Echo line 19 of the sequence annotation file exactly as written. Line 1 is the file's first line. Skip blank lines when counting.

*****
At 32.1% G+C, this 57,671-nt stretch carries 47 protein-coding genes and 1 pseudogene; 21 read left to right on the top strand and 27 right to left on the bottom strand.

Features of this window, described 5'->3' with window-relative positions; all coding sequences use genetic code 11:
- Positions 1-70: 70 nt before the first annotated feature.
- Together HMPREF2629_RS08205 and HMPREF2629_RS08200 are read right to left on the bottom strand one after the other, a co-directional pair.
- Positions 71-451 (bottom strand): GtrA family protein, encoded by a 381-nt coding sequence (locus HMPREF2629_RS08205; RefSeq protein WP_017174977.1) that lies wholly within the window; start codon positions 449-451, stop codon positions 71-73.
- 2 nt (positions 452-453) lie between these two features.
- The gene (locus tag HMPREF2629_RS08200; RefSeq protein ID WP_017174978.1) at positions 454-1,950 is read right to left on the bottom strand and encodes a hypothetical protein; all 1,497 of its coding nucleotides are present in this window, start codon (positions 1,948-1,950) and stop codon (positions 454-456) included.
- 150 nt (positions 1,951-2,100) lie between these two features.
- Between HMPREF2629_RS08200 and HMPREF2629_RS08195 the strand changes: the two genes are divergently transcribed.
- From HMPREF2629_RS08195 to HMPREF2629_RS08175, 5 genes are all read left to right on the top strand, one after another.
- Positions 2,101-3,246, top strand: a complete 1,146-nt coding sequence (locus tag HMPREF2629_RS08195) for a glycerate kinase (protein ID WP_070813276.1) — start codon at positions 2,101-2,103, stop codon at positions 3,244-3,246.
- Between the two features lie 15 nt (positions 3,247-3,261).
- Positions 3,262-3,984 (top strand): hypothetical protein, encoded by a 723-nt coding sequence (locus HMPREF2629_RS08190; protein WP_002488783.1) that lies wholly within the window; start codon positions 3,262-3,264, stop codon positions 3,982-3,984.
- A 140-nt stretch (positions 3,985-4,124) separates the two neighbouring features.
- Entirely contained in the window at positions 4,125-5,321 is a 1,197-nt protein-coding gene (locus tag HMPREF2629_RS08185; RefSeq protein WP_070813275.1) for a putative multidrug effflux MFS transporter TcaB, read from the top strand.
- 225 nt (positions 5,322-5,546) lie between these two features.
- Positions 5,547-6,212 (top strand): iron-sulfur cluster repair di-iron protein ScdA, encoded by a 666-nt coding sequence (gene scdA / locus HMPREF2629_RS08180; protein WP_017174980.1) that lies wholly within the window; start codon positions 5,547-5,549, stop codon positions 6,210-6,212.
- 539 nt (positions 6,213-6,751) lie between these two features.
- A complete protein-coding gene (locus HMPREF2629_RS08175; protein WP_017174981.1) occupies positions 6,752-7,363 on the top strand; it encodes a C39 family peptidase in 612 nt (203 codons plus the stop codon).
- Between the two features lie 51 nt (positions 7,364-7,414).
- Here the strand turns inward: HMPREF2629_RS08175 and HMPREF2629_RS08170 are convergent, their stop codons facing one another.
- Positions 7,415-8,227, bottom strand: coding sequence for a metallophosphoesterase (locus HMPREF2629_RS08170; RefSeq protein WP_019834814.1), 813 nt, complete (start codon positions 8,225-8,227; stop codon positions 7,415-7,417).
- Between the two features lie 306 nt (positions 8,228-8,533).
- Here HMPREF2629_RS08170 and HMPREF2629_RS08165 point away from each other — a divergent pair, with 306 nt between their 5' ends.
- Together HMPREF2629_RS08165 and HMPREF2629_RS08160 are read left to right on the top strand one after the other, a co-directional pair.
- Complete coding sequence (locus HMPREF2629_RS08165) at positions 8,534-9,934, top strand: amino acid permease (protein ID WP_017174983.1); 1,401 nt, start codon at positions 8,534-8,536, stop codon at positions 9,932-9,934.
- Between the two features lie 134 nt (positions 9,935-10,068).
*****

- A complete protein-coding gene (locus HMPREF2629_RS08175; protein WP_017174981.1) occupies positions 6,752-7,363 on the top strand; it encodes a C39 family peptidase in 612 nt (203 codons plus the stop codon).